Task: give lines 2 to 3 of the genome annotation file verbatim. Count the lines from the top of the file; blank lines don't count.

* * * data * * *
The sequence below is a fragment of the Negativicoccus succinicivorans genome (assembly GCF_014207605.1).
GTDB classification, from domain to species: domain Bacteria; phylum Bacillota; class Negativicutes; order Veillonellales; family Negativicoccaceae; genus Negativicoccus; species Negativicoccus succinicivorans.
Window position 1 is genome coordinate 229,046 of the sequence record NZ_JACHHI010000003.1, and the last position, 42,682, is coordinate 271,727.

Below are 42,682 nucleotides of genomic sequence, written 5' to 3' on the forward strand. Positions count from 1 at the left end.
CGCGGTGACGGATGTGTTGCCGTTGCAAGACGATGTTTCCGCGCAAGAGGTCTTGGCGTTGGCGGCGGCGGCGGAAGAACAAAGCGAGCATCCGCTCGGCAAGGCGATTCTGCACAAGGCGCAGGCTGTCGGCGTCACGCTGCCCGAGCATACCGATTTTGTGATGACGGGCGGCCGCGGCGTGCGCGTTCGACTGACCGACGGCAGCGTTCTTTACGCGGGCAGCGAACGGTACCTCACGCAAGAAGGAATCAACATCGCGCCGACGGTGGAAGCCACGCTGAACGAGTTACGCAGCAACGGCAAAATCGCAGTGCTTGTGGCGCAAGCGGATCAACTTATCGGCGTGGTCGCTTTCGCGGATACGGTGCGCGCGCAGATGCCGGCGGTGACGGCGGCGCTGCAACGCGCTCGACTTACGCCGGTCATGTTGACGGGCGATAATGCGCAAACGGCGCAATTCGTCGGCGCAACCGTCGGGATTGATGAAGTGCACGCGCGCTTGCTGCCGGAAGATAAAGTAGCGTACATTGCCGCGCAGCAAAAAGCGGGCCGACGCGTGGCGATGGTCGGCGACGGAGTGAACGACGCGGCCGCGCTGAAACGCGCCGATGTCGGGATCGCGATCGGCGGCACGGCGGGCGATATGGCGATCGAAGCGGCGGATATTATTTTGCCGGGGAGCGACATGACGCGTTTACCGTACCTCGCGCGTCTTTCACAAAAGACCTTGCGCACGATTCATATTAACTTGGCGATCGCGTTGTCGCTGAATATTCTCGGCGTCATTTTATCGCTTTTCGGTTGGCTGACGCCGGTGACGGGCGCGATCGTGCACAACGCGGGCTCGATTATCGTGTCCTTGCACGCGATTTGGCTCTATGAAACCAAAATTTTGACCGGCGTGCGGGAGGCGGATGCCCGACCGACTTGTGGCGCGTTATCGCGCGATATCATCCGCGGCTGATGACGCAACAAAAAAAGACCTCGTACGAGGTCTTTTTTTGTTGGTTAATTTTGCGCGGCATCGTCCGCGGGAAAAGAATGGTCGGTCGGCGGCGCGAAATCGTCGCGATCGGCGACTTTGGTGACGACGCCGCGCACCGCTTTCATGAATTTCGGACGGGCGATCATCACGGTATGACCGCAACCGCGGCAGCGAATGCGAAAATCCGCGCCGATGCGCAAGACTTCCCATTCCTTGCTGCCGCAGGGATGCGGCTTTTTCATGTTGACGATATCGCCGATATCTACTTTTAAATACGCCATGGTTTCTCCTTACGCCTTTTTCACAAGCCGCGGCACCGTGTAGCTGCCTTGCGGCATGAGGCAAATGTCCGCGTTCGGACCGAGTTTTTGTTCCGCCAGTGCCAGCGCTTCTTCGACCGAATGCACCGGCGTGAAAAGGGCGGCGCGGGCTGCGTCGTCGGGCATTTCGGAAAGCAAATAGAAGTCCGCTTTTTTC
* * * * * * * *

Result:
GTDB classification, from domain to species: domain Bacteria; phylum Bacillota; class Negativicutes; order Veillonellales; family Negativicoccaceae; genus Negativicoccus; species Negativicoccus succinicivorans.
Window position 1 is genome coordinate 229,046 of the sequence record NZ_JACHHI010000003.1, and the last position, 42,682, is coordinate 271,727.